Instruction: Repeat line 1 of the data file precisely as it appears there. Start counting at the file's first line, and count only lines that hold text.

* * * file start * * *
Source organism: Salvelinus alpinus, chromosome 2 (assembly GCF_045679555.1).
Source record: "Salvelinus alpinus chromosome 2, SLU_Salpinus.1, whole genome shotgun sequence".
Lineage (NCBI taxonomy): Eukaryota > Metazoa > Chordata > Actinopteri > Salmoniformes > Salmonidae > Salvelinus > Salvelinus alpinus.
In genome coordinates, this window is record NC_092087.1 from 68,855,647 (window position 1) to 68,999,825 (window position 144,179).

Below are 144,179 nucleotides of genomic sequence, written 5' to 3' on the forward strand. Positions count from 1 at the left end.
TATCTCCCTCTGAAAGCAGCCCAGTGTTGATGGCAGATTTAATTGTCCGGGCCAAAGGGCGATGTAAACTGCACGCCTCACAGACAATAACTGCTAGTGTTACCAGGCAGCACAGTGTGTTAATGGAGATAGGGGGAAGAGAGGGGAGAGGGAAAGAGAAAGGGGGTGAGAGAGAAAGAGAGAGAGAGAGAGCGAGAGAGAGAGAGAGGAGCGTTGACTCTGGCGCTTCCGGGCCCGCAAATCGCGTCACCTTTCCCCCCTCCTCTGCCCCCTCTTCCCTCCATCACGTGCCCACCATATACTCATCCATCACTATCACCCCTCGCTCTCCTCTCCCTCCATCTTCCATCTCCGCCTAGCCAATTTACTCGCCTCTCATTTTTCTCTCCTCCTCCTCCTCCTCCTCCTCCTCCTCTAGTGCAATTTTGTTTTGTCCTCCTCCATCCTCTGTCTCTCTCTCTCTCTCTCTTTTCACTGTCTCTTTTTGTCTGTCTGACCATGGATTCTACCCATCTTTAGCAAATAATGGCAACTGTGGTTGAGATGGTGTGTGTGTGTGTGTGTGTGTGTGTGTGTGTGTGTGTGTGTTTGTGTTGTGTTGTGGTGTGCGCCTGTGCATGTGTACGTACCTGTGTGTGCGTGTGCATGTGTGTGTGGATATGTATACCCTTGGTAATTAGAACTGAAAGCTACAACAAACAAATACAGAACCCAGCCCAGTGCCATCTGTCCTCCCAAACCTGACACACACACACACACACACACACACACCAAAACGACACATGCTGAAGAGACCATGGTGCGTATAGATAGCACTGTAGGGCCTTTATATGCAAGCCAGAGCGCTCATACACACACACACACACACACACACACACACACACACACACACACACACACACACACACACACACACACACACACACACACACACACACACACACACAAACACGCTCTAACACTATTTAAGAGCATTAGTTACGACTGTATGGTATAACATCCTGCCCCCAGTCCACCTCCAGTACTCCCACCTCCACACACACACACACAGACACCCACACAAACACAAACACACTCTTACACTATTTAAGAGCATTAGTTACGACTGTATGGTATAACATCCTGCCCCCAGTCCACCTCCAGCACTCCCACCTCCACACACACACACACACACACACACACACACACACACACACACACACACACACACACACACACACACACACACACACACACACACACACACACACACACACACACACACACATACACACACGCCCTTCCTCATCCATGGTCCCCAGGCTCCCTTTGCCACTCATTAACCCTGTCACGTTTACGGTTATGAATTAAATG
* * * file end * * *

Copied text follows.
Source organism: Salvelinus alpinus, chromosome 2 (assembly GCF_045679555.1).